Commodities | Sep 13 2012
– Standard Chartered turns more bullish on commodities
– UBS also moves to an Overweight position in resources
– Some grounds for an iron ore price recovery
– Coal could also enjoy some gains
– CBA updates mineral sands outlook
By Chris Shaw
Despite poor price performance in commodity markets so far this year, the view of Standard Chartered is the market is now in the early part of a more bullish phase for commodities. Since June 21st, 14 of the 16 key commodities have risen in price and the commodities basket used as a general reference has gained 10% over the period.
June may prove to be a turning point, as Standard Chartered notes history shows turning points in the market usually come when the outlook is weakest. As well, there remains potential for significant price rallies from any pick-up in demand as consumers are currently operating on hand-to-mouth inventory levels and supply remains constrained for many commodities.
An example is copper. While inventories in China are low, as much as one million tonnes of the metal has been taken out of the market and is in bonded warehouses where it remains tied up in financing agreements. Yet, observes Standard Chartered, the price has been rising. This is seen as a bullish sign, as higher prices mean consumers are running out of stock, traders have become short and supply remains constrained.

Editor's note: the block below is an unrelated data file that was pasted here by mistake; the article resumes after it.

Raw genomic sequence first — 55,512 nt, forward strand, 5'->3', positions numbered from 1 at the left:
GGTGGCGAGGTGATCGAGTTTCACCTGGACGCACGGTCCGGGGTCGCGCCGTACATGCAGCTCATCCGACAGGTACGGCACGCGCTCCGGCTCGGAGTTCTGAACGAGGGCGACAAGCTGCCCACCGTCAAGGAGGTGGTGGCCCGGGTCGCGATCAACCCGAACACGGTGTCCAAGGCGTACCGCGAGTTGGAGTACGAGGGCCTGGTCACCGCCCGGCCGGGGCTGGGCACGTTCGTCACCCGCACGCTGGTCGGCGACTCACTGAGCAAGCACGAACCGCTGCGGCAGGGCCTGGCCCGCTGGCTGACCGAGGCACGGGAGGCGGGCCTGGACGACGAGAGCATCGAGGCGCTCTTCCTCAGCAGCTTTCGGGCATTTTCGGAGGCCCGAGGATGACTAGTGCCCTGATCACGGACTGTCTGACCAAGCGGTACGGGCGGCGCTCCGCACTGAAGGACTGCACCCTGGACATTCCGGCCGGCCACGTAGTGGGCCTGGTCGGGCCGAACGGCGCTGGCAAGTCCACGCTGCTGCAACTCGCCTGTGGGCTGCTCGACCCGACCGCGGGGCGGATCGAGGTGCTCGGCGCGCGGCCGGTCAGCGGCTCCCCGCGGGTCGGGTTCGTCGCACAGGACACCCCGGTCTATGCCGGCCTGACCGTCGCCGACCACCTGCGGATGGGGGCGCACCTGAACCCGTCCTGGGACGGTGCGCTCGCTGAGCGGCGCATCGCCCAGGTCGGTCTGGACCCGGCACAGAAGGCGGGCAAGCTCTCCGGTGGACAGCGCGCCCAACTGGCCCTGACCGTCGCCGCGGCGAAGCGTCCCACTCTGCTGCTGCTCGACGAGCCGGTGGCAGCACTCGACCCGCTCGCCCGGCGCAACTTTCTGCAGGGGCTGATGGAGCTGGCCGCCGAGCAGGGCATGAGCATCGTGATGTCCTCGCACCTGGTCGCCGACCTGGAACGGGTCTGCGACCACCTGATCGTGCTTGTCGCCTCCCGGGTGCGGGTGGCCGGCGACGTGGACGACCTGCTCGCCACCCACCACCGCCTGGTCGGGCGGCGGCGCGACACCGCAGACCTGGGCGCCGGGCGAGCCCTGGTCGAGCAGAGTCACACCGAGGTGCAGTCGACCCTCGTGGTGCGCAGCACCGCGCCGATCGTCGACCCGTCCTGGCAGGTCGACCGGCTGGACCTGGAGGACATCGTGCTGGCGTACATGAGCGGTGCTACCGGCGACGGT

The analysts are also bullish on gold given the industry is building limited new mine supply each year at the same time as Chinese and central bank buying continues to increase. Gold also stands to benefit from continued loosening in monetary policy globally.
While bulk prices have been far weaker than Standard Chartered expected, this is now in the price and the falls in recent weeks could in fact be a positive longer-term as low prices may discourage new capacity additions.
While factoring in lower commodity prices has caused Standard Chartered to cut earnings forecasts and price targets across the sector, this has not detracted from the newly bullish outlook as the weakness in resource equities is regarded as having been overdone.